The Saint's City
Padua, the city of Saint Anthony, is a modern and lively city with a fusion of art, faith, well-being, and cultural tourism.
Padua is a city with an outstanding tourism offer that combines a great historical-cultural heritage, centuries-old traditions, faith, and well-being. The city is located in the heart of the Po Valley, in a privileged position in the northeast of Italy, a few kilometres from the Venice Lagoon. Just outside the city are the great green lungs of the Euganean Hills (Colli Euganei) and the centre of one of the largest spas in Europe, the Euganean Spas (Terme Euganee).
Aeneid, the Latin epic poem written by Virgil, mentioned that Padua was founded around 1183 BC by the Trojan prince Antenor. Later, during the period of the Roman Empire, the city developed as an important cultural and commercial hub with the name Patavium.
After a few centuries of peace and prosperity under the protective wing of the Empire, Padua was overwhelmed by the invasions of the barbarians: in 452 the city was devastated by the Attila the Hun, afterwards, it fell under the control of the Goths before being seized by the Lombard king Alboin in 568 and ultimately being completely razed on the ground by the Lombard king Agilulf in 602. In the second half of the 8th century the Franks took over the command of the city from the Lombards, and in 899 it was stormed and sacked by the Hungarians.
Over the next centuries, Padua recovered from these ravages, grew in power, and enjoyed a period of calm and prosperity. It became an important religious centre and in 1226 a Portuguese Franciscan, Fernando Martins de Bulhões, chose the city of Padua as his seat. He would become famous all over the world as Saint Anthony of Padua marking forever the history of the city. Soon after his death began the construction of the basilica commonly known today as "Il Santo" (The Saint)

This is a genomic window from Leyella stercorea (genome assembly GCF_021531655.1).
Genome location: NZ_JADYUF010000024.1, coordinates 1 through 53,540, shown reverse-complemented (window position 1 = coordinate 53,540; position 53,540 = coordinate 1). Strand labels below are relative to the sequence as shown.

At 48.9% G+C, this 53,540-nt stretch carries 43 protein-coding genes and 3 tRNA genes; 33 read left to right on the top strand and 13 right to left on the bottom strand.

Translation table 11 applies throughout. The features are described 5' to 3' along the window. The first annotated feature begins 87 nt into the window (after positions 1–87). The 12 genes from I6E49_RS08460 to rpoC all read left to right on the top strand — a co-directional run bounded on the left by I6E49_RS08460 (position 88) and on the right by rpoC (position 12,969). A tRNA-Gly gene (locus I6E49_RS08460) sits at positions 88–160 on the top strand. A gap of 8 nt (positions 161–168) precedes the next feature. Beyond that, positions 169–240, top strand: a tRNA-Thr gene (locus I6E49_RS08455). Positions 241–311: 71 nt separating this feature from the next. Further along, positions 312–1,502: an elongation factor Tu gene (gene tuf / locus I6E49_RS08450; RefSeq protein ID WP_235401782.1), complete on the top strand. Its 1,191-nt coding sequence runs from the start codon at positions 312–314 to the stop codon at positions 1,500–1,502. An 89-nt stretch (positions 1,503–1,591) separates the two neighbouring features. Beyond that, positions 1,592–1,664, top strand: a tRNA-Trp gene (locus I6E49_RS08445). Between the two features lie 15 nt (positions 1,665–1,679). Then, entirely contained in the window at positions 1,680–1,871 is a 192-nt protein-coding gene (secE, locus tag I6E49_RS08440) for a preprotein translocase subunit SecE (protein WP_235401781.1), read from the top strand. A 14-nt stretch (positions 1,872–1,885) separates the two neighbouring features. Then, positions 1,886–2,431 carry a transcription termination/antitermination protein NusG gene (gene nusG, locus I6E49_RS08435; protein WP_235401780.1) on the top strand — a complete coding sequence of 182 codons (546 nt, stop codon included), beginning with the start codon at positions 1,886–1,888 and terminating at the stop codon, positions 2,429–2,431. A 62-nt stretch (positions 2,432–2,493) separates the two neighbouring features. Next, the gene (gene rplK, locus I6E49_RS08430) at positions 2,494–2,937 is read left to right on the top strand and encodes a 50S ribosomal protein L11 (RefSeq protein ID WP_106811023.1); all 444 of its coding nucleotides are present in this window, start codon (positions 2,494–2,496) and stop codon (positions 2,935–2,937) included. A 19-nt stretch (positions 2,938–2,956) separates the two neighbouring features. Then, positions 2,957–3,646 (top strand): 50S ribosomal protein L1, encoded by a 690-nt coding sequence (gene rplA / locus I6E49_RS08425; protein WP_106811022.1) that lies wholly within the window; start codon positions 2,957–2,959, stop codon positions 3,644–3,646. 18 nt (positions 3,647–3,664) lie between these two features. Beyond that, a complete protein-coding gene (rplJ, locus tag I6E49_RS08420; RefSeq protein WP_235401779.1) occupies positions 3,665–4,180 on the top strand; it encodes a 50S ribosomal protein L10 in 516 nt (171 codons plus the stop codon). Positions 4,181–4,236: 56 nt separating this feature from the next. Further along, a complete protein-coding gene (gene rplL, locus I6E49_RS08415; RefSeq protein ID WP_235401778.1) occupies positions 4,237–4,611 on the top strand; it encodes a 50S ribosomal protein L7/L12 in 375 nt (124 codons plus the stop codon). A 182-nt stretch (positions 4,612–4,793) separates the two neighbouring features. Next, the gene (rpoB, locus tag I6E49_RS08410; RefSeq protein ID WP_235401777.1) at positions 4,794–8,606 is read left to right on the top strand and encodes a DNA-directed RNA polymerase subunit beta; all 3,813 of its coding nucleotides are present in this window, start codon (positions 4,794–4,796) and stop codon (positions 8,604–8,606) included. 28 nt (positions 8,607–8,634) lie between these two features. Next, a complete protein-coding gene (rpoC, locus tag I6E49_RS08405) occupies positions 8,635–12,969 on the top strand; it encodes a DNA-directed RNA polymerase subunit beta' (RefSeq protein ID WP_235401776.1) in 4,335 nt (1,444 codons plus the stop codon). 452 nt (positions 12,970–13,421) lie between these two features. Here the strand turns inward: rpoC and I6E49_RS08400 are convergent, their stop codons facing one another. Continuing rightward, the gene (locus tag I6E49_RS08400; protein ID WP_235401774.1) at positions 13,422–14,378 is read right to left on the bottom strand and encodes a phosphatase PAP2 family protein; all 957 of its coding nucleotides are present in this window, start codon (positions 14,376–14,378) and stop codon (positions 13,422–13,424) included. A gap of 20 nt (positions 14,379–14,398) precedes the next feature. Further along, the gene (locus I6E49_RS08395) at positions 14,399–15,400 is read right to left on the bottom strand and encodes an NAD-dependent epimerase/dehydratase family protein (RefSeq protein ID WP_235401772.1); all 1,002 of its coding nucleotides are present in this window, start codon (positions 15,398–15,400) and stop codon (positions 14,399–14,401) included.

Padua also came to be a nucleus of early humanist research and since 1222 the city is home to one of the oldest and most prestigious universities in the world. The presence in the city of Giotto and Petrarch made it one of the artistic and cultural capitals of the 14th century under the Carrarese dominion. It was a period of great artistic and cultural flourishing due to the many commissions of the Paduan patrons of arts. The works carried out by the leading artists of the time were a completely new way of representing narration in painting, marking the beginning of revolutionary development in the history of mural painting. The fresco cycles painted in different secular and religious buildings throughout the city are now reunited as part of the UNESCO World Heritage propriety, the Padova Urbs Picta.
In 1405, after a long and hard-fought struggle, Padua had to definitively surrender to the Venetian army and become a province of the Venetian Republic which lasted until the fall of the republic in 1797. This period shaped Padua as one of the main centres of pre-humanism and therefore of the Renaissance, thanks to the contribution of great masters such as Donatello, Mantegna, and Titian.
During the years of the Serenissima, the University also prospered and attracted students and teachers from all over Europe, including Galileo Galilei who was a professor of Mathematics for 18 years after moving to the University of Padua in 1592.
The Venetian rule also meant a time of prosperity and this contributed to the construction of numerous noble Venetian villas, and elegant patrician residences, among which stand out those designed by the Paduan architect Andrea Palladio.
After the Venetian Republic came to an end, Padua was ceded to the Habsburgs. It was a time of industrial development and one of the first Italian rail tracks, Padua-Venice, was built in 1845. But it was also a time of uproar and in 1848, the year of revolutions, the students rose against the Austrian rule, and the University and the Caffè Pedrocchi were turned into battlegrounds.
Despite its tumultuous history, the city flourished in the second part of the 20th century and became one of the richest and most economically active regions of modern Italy.
Present-day Padua is a livable and active city, animated by the many young people who attend the University and at the same time proud of its culture, traditions, and rich history.
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